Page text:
When Aimee Schade steps into a classroom to teach a lesson at West Goshen Elementary, she often starts by talking about soccer. The sport, a West Goshen favorite, helps her connect quickly and build bridges with students of all ages—an important skill when guest-teaching in classrooms other teachers manage on a day-to-day basis. Schade is respected for her ability to take charge of every class she enters, no matter the grade level or subject.
Schade, a TAP master teacher at the diverse, high-poverty K-5 school, is responsible for ensuring the learning of both students and teachers. All schools in the district implement TAP: The System for Teacher and Student Advancement, a structure that supports opportunities for career advancement, professional growth, instructionally-focused accountability and competitive compensation for educators.
As a TAP master teacher, Schade shares responsibilities with administrators and guides instructional best practices for the faculty. She digs into both student and teacher assessment data to figure out what students are learning, what they aren't, and how to address areas of need.
Schade helped lead West Goshen to gains in student achievement. Schoolwide, West Goshen earned the highest possible value-added growth score for 2014-15, a year when Indiana implemented more rigorous college and career readiness standards and statewide assessments.
Schade facilitates weekly professional development, develops and implements plans for strengthening curriculum and assessment, and conducts classroom evaluations aimed at supporting all educators to increase their teaching proficiency. She is known for her willingness to experiment to figure out what works, field testing every strategy and doing her own action research before introducing new instructional techniques to colleagues. Schade taught first, second and fourth grades and served as a TAP mentor teacher before taking on the master teacher role in 2013. She has completed primary years International Baccalaureate training in anticipation of West Goshen Elementary's transition to an IB curriculum.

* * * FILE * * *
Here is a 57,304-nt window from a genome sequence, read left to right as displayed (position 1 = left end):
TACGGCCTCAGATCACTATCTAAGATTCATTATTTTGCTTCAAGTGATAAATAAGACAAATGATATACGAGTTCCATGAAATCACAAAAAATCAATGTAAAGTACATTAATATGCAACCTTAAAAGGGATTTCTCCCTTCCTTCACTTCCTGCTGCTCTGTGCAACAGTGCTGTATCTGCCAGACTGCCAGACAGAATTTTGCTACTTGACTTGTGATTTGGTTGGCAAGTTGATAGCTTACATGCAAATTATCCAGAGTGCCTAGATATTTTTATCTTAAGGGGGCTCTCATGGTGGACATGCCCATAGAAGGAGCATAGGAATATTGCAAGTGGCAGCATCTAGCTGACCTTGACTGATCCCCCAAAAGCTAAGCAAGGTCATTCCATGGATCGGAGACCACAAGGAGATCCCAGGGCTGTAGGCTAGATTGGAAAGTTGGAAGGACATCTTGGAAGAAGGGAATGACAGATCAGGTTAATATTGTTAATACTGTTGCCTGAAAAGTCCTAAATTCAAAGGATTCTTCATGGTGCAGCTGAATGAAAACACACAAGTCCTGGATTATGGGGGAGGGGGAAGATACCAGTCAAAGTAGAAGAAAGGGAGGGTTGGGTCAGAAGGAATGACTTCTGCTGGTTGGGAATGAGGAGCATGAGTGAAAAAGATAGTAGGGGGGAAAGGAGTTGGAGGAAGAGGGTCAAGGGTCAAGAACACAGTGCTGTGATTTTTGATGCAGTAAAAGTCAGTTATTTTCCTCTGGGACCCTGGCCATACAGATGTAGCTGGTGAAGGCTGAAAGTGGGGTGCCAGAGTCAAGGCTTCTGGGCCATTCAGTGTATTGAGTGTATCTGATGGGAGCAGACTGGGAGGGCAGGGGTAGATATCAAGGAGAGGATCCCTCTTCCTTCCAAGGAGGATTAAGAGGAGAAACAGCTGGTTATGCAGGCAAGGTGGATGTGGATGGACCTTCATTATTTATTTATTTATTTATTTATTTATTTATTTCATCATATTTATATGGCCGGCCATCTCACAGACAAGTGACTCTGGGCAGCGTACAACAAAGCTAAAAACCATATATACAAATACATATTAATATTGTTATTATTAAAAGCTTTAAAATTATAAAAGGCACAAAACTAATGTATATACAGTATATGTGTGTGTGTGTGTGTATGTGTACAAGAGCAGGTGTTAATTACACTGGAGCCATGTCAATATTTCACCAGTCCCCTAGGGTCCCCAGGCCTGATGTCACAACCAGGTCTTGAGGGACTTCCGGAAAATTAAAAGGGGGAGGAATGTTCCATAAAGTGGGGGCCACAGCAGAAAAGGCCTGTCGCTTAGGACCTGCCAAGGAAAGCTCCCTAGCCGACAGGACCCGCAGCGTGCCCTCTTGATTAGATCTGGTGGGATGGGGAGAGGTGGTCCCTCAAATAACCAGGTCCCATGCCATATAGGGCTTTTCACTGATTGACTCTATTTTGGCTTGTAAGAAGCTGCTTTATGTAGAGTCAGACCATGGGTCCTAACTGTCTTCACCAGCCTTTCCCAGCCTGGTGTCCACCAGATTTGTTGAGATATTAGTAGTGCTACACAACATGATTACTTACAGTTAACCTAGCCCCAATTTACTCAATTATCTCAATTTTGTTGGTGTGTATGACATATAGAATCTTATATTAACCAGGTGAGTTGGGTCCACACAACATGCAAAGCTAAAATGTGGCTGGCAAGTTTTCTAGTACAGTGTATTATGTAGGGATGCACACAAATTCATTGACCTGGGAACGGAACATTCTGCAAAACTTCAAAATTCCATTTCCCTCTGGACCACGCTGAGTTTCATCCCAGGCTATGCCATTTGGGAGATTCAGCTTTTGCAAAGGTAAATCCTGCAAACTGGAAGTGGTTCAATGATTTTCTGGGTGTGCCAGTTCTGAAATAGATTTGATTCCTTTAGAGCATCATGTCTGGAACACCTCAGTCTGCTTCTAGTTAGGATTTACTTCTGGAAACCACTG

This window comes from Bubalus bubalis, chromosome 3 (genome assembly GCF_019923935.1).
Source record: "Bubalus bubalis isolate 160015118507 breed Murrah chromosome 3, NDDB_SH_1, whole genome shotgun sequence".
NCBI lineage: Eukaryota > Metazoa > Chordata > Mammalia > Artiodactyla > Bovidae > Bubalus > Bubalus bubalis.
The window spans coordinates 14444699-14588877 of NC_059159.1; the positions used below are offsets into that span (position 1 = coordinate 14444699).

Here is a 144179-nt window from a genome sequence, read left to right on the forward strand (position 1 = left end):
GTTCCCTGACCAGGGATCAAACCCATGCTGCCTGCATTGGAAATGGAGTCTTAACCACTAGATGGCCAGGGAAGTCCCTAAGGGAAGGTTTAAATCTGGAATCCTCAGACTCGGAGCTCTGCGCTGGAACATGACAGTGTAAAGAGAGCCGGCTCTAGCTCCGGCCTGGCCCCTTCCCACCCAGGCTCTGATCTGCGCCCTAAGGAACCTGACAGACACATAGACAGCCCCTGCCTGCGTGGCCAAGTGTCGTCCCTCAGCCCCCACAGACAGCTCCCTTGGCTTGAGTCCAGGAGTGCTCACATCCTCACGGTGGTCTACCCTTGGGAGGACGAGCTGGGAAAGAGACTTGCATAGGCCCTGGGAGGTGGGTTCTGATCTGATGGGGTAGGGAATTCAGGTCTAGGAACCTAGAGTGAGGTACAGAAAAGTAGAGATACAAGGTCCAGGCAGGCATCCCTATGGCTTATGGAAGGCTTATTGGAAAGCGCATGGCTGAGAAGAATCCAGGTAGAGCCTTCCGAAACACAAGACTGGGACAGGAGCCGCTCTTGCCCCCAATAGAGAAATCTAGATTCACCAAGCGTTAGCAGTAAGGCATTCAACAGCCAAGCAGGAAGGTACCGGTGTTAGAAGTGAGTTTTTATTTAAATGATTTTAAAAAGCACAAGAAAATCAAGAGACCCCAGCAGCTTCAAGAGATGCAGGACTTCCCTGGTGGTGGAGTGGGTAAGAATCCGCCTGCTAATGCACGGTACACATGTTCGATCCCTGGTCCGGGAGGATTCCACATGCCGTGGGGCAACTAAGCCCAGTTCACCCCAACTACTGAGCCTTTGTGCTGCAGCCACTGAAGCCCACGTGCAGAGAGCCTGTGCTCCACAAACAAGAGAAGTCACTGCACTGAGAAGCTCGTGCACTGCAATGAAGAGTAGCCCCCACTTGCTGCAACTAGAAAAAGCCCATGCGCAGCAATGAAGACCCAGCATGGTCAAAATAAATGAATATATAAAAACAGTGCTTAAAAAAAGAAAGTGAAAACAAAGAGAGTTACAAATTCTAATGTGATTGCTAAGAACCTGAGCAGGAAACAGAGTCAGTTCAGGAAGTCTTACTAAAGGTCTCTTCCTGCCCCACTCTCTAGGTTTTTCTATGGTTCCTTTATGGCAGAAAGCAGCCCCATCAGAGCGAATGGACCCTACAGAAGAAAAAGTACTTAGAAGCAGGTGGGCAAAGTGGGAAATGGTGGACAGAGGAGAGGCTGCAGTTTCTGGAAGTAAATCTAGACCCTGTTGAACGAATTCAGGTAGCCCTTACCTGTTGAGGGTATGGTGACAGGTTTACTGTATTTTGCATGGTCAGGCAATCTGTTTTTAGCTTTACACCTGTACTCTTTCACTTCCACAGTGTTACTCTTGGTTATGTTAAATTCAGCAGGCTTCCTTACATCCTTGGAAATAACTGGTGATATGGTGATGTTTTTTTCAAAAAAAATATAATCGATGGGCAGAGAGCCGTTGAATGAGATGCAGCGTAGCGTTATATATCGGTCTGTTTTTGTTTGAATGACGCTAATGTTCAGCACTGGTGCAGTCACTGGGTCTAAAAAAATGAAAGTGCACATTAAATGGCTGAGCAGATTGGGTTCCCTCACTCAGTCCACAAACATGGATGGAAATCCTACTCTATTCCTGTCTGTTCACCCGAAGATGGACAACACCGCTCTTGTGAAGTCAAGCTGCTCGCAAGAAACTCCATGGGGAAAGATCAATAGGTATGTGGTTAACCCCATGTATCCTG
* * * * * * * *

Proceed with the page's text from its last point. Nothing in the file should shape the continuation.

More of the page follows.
Known for her leadership skills, work ethic and knowledge of instructional strategy, Schade often serves as a model among the district's TAP master teachers. She is particularly adept at helping teachers experience learning through their students' eyes and developing higher-order thinking skills crucial for success in a global economy.
Schade earned a bachelor's degree in education 2001 from Clarion University of Pennsylvania and a master's degree in elementary education in 2011 from Indiana Wesleyan University.
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